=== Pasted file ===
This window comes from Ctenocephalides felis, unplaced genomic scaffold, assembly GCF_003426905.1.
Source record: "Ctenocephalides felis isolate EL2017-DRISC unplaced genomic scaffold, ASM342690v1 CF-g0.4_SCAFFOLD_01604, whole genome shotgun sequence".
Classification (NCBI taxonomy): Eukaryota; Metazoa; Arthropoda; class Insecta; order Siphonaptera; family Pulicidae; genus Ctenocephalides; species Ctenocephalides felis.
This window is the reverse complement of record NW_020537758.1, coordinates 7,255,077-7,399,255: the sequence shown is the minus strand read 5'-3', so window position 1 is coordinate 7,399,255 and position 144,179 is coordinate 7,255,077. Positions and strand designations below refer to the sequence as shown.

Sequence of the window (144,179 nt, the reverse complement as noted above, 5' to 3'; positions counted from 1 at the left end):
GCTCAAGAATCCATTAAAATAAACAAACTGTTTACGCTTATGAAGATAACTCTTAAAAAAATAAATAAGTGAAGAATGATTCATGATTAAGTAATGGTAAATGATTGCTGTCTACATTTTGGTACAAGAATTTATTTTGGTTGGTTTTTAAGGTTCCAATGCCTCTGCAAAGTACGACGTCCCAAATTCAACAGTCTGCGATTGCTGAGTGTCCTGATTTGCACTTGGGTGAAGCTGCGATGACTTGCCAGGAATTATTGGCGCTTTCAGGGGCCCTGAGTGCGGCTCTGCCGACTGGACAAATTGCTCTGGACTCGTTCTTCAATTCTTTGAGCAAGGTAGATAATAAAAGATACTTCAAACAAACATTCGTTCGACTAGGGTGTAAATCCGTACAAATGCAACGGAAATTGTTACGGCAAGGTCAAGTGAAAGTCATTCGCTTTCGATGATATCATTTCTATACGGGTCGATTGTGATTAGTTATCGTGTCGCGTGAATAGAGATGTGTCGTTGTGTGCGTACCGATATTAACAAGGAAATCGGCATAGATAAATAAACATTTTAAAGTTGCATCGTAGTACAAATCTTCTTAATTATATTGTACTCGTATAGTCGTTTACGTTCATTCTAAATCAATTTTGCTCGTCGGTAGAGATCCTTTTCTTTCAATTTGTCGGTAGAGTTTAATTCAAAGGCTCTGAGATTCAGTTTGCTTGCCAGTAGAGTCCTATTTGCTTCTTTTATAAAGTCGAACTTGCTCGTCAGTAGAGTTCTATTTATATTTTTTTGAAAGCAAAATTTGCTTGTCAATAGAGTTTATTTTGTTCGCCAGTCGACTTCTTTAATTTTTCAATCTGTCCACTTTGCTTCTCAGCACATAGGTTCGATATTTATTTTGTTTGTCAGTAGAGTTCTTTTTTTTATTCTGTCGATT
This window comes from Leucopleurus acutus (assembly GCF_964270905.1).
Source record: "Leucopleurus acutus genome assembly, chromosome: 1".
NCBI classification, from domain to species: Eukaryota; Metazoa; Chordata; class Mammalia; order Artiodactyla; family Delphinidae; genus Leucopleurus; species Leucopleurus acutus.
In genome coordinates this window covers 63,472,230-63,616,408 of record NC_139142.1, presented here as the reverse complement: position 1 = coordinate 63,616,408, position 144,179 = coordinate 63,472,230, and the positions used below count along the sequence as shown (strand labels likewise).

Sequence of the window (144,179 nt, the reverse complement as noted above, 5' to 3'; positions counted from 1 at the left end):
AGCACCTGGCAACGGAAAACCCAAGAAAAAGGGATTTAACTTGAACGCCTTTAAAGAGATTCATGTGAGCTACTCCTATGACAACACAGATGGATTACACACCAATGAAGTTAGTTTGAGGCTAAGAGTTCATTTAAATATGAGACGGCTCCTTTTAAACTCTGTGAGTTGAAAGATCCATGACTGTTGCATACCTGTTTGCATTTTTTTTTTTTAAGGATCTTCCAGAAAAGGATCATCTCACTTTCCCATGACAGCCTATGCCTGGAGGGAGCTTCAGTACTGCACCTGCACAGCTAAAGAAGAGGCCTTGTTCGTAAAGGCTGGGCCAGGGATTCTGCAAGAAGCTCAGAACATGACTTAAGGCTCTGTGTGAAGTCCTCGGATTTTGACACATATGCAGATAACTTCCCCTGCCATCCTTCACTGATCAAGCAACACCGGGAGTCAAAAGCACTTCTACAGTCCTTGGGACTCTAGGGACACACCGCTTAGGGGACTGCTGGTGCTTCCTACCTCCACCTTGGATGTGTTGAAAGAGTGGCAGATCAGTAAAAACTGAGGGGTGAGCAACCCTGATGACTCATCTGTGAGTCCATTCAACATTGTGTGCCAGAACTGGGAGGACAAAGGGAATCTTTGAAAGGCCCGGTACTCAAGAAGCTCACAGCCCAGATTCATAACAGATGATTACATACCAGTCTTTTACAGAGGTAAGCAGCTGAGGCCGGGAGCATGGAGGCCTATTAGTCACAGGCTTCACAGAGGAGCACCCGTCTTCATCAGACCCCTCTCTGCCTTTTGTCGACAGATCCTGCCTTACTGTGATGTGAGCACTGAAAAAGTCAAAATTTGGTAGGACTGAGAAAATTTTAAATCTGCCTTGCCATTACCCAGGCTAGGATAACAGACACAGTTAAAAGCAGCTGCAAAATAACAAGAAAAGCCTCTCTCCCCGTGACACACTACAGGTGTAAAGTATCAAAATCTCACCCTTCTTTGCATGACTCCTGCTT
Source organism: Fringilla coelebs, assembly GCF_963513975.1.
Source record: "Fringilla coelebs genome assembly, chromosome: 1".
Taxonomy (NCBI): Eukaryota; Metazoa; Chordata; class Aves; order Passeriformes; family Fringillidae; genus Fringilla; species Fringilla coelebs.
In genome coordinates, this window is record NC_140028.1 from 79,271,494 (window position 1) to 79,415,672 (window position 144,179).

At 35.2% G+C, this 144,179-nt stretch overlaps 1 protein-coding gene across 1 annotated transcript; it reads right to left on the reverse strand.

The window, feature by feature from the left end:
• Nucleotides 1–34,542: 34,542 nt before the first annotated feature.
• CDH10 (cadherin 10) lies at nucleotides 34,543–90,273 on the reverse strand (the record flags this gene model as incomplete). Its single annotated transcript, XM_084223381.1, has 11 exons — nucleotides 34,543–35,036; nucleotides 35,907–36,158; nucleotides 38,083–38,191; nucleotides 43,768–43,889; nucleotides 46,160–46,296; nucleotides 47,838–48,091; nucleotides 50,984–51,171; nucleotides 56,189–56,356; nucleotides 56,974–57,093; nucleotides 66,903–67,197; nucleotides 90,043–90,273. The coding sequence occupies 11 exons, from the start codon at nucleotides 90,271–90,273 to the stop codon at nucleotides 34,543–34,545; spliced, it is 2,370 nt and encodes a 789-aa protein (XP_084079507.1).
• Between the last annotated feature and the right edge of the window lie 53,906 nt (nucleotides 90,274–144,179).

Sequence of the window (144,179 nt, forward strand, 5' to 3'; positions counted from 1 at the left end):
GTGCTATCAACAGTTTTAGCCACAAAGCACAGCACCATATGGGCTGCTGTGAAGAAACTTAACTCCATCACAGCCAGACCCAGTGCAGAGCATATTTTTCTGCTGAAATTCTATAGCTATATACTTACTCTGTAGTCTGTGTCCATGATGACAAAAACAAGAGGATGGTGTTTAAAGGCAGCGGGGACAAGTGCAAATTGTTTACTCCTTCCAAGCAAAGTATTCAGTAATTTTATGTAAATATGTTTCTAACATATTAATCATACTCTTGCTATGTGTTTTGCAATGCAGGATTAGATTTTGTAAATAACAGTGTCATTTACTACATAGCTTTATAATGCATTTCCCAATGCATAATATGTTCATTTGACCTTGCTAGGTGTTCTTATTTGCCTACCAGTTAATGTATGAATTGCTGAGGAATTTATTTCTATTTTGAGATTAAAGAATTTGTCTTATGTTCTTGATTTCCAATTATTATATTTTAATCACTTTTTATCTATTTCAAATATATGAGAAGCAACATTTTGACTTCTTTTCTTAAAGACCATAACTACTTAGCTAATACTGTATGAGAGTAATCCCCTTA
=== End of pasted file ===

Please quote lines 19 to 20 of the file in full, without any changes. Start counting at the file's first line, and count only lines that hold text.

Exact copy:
• Nucleotides 1–34,542: 34,542 nt before the first annotated feature.
• CDH10 (cadherin 10) lies at nucleotides 34,543–90,273 on the reverse strand (the record flags this gene model as incomplete). Its single annotated transcript, XM_084223381.1, has 11 exons — nucleotides 34,543–35,036; nucleotides 35,907–36,158; nucleotides 38,083–38,191; nucleotides 43,768–43,889; nucleotides 46,160–46,296; nucleotides 47,838–48,091; nucleotides 50,984–51,171; nucleotides 56,189–56,356; nucleotides 56,974–57,093; nucleotides 66,903–67,197; nucleotides 90,043–90,273. The coding sequence occupies 11 exons, from the start codon at nucleotides 90,271–90,273 to the stop codon at nucleotides 34,543–34,545; spliced, it is 2,370 nt and encodes a 789-aa protein (XP_084079507.1).